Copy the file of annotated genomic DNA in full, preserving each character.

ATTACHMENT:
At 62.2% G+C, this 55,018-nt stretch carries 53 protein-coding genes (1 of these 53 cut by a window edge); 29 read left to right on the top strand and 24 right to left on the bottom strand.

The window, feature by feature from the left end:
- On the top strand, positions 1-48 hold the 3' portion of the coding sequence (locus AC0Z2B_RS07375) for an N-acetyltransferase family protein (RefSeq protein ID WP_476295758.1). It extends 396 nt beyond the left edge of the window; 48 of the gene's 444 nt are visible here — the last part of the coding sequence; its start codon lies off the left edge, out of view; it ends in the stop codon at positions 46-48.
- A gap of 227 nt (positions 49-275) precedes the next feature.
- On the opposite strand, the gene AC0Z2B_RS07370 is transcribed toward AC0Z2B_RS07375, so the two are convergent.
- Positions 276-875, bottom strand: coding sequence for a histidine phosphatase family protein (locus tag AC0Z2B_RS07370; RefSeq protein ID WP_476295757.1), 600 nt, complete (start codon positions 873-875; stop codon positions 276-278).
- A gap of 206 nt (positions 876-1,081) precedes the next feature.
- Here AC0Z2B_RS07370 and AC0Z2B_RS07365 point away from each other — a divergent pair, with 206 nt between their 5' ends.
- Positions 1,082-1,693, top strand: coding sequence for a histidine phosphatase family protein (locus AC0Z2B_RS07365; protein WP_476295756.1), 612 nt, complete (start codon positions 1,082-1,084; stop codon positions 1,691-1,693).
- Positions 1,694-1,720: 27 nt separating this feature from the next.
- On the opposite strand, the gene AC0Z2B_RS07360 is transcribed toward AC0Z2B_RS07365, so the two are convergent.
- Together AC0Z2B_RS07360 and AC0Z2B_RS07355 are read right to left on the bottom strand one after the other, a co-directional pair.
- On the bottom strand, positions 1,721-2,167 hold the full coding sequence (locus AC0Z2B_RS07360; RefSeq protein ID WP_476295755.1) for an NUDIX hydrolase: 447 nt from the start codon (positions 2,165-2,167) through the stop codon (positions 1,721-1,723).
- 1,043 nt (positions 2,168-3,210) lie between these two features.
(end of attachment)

At 62.2% G+C, this 55,018-nt stretch carries 53 protein-coding genes (1 of these 53 cut by a window edge); 29 read left to right on the top strand and 24 right to left on the bottom strand.

The window, feature by feature from the left end:
- On the top strand, positions 1-48 hold the 3' portion of the coding sequence (locus AC0Z2B_RS07375) for an N-acetyltransferase family protein (RefSeq protein ID WP_476295758.1). It extends 396 nt beyond the left edge of the window; 48 of the gene's 444 nt are visible here — the last part of the coding sequence; its start codon lies off the left edge, out of view; it ends in the stop codon at positions 46-48.
- A gap of 227 nt (positions 49-275) precedes the next feature.
- On the opposite strand, the gene AC0Z2B_RS07370 is transcribed toward AC0Z2B_RS07375, so the two are convergent.
- Positions 276-875, bottom strand: coding sequence for a histidine phosphatase family protein (locus tag AC0Z2B_RS07370; RefSeq protein ID WP_476295757.1), 600 nt, complete (start codon positions 873-875; stop codon positions 276-278).
- A gap of 206 nt (positions 876-1,081) precedes the next feature.
- Here AC0Z2B_RS07370 and AC0Z2B_RS07365 point away from each other — a divergent pair, with 206 nt between their 5' ends.
- Positions 1,082-1,693, top strand: coding sequence for a histidine phosphatase family protein (locus AC0Z2B_RS07365; protein WP_476295756.1), 612 nt, complete (start codon positions 1,082-1,084; stop codon positions 1,691-1,693).
- Positions 1,694-1,720: 27 nt separating this feature from the next.
- On the opposite strand, the gene AC0Z2B_RS07360 is transcribed toward AC0Z2B_RS07365, so the two are convergent.
- Together AC0Z2B_RS07360 and AC0Z2B_RS07355 are read right to left on the bottom strand one after the other, a co-directional pair.
- On the bottom strand, positions 1,721-2,167 hold the full coding sequence (locus AC0Z2B_RS07360; RefSeq protein ID WP_476295755.1) for an NUDIX hydrolase: 447 nt from the start codon (positions 2,165-2,167) through the stop codon (positions 1,721-1,723).
- 1,043 nt (positions 2,168-3,210) lie between these two features.